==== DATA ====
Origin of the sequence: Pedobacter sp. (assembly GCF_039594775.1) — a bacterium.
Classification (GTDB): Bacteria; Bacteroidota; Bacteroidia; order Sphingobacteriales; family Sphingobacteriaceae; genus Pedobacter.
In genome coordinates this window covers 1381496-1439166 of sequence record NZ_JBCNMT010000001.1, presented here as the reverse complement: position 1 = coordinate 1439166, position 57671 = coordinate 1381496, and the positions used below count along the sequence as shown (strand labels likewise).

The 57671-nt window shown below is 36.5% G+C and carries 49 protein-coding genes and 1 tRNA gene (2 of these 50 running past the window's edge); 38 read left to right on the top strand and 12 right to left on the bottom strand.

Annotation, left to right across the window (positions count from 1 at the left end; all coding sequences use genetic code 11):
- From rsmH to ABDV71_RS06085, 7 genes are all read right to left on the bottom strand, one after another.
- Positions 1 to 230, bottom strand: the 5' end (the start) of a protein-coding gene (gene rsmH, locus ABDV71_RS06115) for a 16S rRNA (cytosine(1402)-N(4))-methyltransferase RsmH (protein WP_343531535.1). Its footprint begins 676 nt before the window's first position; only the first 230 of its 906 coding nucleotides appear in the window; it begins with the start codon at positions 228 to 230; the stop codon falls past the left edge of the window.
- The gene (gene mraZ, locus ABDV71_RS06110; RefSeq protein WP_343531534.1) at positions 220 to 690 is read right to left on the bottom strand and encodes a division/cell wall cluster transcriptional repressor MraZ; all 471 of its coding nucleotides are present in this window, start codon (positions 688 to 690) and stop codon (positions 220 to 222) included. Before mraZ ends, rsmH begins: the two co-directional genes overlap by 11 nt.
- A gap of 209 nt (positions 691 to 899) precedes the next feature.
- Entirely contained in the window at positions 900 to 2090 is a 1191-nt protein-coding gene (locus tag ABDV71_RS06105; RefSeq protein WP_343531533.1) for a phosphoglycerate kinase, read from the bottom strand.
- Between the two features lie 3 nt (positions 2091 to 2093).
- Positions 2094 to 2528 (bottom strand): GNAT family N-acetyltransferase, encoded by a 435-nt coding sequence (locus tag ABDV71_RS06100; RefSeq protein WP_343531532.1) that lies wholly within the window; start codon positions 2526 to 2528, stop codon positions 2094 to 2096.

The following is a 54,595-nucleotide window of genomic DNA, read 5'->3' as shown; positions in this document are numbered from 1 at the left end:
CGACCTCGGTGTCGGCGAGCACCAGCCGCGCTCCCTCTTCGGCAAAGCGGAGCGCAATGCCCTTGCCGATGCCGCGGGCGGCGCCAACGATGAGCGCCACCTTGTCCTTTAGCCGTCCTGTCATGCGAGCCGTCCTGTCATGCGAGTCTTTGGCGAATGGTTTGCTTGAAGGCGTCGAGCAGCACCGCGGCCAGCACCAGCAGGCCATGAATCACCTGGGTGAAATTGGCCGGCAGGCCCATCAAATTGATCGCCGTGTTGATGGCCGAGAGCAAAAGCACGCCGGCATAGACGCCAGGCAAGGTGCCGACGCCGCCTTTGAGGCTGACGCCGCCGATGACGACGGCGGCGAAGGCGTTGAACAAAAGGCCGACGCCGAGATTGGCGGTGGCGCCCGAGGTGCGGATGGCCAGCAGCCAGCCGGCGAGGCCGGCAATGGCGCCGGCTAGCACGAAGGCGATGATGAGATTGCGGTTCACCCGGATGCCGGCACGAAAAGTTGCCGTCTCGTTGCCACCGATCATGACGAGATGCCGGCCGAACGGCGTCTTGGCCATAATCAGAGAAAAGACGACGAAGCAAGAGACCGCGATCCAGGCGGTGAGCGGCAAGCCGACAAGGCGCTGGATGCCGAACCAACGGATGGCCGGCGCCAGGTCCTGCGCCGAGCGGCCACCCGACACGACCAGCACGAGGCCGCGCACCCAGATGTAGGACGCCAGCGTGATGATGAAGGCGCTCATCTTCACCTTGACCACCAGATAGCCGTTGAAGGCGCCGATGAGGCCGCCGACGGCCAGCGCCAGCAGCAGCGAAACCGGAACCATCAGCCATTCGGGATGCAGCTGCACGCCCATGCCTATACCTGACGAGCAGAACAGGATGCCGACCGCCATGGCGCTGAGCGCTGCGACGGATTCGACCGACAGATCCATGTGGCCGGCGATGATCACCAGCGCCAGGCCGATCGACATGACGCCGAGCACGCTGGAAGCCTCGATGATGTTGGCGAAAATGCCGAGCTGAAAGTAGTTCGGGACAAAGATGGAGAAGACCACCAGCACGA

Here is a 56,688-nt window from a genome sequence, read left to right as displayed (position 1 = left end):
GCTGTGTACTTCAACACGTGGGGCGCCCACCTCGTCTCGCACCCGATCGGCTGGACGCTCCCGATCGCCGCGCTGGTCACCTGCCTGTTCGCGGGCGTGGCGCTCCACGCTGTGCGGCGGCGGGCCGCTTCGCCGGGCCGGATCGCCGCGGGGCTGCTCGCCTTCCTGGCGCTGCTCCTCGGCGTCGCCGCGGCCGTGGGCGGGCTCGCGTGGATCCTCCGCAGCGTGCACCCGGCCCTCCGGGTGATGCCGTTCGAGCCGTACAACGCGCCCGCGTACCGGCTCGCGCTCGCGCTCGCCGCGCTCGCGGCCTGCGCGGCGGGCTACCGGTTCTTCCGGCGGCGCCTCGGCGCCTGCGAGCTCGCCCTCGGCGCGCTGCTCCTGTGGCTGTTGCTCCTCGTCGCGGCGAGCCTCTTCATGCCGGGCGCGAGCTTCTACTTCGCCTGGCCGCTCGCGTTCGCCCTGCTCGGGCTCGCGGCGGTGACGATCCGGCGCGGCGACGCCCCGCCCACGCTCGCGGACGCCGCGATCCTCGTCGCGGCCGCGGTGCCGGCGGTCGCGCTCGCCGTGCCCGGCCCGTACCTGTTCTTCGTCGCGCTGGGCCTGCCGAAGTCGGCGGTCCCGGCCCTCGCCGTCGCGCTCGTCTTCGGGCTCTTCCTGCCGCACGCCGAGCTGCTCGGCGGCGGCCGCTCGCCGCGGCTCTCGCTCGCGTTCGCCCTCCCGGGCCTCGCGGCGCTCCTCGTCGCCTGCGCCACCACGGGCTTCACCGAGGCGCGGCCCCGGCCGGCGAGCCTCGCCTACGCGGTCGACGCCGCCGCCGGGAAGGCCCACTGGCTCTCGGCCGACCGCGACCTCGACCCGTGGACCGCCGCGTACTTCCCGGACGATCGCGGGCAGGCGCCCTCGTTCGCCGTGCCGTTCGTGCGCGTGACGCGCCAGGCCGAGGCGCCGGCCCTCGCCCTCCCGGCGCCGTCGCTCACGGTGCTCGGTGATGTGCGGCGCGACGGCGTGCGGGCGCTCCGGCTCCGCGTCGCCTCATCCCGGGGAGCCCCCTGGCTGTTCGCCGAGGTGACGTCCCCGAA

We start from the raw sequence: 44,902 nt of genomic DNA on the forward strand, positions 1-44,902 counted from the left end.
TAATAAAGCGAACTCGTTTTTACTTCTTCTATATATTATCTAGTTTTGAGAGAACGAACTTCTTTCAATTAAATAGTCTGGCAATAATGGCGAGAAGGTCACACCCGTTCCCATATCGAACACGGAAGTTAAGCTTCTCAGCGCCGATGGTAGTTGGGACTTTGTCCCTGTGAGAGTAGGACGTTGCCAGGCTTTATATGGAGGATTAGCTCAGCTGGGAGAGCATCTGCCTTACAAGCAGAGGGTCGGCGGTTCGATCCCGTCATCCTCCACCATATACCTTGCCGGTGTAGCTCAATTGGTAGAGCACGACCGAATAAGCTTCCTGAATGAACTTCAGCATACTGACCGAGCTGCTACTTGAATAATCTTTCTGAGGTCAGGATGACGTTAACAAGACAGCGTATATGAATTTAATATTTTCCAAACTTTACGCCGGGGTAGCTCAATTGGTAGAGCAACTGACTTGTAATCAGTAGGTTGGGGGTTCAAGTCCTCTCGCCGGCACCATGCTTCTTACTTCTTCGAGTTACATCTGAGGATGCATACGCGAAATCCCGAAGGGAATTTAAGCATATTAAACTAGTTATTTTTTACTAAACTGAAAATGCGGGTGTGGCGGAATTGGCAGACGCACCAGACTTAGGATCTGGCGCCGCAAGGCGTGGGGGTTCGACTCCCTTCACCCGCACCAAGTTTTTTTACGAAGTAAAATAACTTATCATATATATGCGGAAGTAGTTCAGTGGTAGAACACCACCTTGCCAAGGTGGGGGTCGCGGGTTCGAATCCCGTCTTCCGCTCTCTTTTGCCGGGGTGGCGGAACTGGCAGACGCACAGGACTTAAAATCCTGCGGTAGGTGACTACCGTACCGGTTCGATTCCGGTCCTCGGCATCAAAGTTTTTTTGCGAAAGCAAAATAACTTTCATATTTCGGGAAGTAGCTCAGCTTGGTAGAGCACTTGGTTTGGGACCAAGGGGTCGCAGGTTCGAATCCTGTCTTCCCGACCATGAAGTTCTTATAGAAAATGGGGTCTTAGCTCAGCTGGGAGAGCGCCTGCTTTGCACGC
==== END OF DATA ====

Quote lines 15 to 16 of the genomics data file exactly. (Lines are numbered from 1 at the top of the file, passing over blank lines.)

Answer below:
Here is a 56,688-nt window from a genome sequence, read left to right as displayed (position 1 = left end):
GCTGTGTACTTCAACACGTGGGGCGCCCACCTCGTCTCGCACCCGATCGGCTGGACGCTCCCGATCGCCGCGCTGGTCACCTGCCTGTTCGCGGGCGTGGCGCTCCACGCTGTGCGGCGGCGGGCCGCTTCGCCGGGCCGGATCGCCGCGGGGCTGCTCGCCTTCCTGGCGCTGCTCCTCGGCGTCGCCGCGGCCGTGGGCGGGCTCGCGTGGATCCTCCGCAGCGTGCACCCGGCCCTCCGGGTGATGCCGTTCGAGCCGTACAACGCGCCCGCGTACCGGCTCGCGCTCGCGCTCGCCGCGCTCGCGGCCTGCGCGGCGGGCTACCGGTTCTTCCGGCGGCGCCTCGGCGCCTGCGAGCTCGCCCTCGGCGCGCTGCTCCTGTGGCTGTTGCTCCTCGTCGCGGCGAGCCTCTTCATGCCGGGCGCGAGCTTCTACTTCGCCTGGCCGCTCGCGTTCGCCCTGCTCGGGCTCGCGGCGGTGACGATCCGGCGCGGCGACGCCCCGCCCACGCTCGCGGACGCCGCGATCCTCGTCGCGGCCGCGGTGCCGGCGGTCGCGCTCGCCGTGCCCGGCCCGTACCTGTTCTTCGTCGCGCTGGGCCTGCCGAAGTCGGCGGTCCCGGCCCTCGCCGTCGCGCTCGTCTTCGGGCTCTTCCTGCCGCACGCCGAGCTGCTCGGCGGCGGCCGCTCGCCGCGGCTCTCGCTCGCGTTCGCCCTCCCGGGCCTCGCGGCGCTCCTCGTCGCCTGCGCCACCACGGGCTTCACCGAGGCGCGGCCCCGGCCGGCGAGCCTCGCCTACGCGGTCGACGCCGCCGCCGGGAAGGCCCACTGGCTCTCGGCCGACCGCGACCTCGACCCGTGGACCGCCGCGTACTTCCCGGACGATCGCGGGCAGGCGCCCTCGTTCGCCGTGCCGTTCGTGCGCGTGACGCGCCAGGCCGAGGCGCCGGCCCTCGCCCTCCCGGCGCCGTCGCTCACGGTGCTCGGTGATGTGCGGCGCGACGGCGTGCGGGCGCTCCGGCTCCGCGTCGCCTCATCCCGGGGAGCCCCCTGGCTGTTCGCCGAGGTGACGTCCCCGAA